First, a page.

IDPs: The new homeless people in Nigerian cities
UNHCR (2019) reports that there are 70.8 million Internally Displaced Persons (IDP) globally. The Internal Displacement Monitoring Council (IDMC) 2019 global report submitted that within the African region, Sub-Saharan Africa (SSA) at 16.5 million persons, has the highest rates of displacement, with countries like Ethiopia, Nigeria and the Democratic Republic of Congo having the highest numbers. However, Nigeria accounts for the highest number of displaced persons within the African region and one of the global highest rates. Since 2009, the Boko Haram crisis, as well as Fulani herdsmen violence, have made North-East Nigeria a war-torn zone, subject to a security crisis. To mitigate the vulnerabilities, IDP camps were set-up by the Nigerian government with support from civil society, donor agencies, and the international communities. The IOM report (2019) indicates that the harsh living conditions in the IDP camps are forcing many of the displaced population to move out and self-resettle by migrating to cities. This report also suggests that because this region is still a crisis zone, the structural resettlement efforts by the government which involve returning to previous places or nearby communities to former habitations are proving unproductive. As a result, this is prompting rapid migration from these crisis zones into cities, yet, very little is known about this self-help survival strategy, the process of such migration, and what happens to this demography in cities.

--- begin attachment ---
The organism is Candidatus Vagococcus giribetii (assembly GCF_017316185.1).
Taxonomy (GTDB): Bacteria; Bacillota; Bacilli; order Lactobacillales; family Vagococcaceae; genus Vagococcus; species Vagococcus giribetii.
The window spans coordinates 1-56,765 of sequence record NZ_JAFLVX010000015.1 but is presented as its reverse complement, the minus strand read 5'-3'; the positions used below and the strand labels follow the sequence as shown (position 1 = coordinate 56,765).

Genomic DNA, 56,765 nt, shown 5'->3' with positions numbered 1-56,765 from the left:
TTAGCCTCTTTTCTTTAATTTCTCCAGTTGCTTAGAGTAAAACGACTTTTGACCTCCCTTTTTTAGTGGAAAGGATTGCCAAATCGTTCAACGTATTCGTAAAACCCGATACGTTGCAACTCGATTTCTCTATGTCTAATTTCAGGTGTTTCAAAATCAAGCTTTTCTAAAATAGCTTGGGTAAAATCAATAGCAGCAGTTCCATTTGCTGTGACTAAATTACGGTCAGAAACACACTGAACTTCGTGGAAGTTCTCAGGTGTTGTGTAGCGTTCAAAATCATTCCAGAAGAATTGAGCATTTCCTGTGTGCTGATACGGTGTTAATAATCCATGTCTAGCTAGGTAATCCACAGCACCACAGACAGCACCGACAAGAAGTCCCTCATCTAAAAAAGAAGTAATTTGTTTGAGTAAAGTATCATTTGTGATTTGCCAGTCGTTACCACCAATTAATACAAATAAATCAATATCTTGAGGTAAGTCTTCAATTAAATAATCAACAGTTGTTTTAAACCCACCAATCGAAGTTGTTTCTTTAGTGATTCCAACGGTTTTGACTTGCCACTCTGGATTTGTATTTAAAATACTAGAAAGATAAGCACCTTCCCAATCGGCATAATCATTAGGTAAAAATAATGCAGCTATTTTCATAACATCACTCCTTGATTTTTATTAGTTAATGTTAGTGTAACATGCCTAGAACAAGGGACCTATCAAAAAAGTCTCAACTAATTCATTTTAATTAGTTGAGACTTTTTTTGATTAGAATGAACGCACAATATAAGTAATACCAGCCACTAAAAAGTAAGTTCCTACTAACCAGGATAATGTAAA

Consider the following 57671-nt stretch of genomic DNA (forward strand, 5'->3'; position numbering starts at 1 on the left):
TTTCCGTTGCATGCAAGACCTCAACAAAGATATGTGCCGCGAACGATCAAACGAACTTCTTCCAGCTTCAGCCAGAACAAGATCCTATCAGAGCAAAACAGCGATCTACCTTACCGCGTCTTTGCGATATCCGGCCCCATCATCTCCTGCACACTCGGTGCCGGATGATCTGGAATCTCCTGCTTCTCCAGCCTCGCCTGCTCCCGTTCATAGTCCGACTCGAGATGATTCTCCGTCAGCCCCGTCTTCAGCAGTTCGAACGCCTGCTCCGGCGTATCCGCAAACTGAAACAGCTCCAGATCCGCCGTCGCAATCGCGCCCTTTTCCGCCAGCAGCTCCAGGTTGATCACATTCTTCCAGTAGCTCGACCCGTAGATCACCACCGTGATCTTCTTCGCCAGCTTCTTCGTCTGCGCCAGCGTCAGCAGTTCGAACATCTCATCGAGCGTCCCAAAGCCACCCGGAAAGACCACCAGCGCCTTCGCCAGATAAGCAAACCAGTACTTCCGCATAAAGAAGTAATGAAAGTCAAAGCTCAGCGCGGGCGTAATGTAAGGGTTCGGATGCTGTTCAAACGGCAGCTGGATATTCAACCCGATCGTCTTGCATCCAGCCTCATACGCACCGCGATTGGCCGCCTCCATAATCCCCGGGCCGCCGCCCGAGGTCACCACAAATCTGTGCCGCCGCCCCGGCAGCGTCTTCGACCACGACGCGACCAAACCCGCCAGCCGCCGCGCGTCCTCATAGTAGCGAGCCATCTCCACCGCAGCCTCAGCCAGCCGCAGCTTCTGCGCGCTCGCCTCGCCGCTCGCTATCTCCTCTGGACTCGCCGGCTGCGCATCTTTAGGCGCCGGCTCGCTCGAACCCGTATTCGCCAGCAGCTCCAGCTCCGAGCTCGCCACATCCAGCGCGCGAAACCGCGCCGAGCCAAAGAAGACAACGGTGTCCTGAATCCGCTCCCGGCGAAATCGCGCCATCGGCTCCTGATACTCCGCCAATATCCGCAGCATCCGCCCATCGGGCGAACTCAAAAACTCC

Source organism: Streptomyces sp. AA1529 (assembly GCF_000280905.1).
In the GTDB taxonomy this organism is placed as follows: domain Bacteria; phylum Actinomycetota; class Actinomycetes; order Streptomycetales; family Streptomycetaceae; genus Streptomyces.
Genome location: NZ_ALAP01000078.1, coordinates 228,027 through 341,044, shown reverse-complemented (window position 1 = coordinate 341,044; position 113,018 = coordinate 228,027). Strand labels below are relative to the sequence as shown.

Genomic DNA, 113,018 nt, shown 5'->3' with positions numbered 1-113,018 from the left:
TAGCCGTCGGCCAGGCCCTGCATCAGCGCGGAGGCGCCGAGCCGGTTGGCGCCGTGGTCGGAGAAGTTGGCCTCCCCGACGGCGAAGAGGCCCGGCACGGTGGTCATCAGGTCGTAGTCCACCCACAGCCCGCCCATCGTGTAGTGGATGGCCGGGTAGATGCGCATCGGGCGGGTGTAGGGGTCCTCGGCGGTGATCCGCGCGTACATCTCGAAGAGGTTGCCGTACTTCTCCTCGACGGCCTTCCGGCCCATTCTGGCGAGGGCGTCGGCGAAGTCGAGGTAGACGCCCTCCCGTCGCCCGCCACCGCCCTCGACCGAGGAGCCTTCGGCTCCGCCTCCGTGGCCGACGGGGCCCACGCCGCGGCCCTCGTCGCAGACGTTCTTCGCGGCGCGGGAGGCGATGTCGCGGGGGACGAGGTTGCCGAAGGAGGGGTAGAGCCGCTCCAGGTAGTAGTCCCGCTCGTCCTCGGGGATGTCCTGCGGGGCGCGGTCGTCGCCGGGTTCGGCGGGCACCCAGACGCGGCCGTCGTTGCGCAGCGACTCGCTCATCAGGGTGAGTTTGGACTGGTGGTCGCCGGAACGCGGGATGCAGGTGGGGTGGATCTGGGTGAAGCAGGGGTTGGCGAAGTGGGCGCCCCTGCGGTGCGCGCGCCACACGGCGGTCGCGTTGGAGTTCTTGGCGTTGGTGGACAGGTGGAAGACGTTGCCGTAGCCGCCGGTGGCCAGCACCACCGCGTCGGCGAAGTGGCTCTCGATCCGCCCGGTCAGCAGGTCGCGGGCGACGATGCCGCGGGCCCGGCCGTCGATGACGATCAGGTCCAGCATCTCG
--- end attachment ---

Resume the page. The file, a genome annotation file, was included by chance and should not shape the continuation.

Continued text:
This report, which is based on interviews, participation observation, and focus-group discussions with 107 IDPs in four cities in Nigeria, seeks to examine the process and drivers of such migration, the role of the social network, and life in the city for this key population. It aims to provide a better understanding of how internal displacement is impacting urbanization and cities as part of durable solutions.
Rebecca Enobong Roberts
Rebecca Enobong Roberts is a sustainable development expert and researcher from Lagos, Nigeria. She has a decade of experience in implementing and managing development projects across 23 states and with various vulnerable groups and communities in Nigeria. Her sectoral experience spans community organization, engagements and support, public health, education and human rights, urban informalities (informal livelihood and shelter), internal displacement, forced migration, youth development, public policy analysis, advocacy, project monitoring and evaluation, project management as well as multi-stakeholder engagement. She presently focuses on the intersectionalities between rapid internal displacement and the implications for migration and urbanization in Nigeria.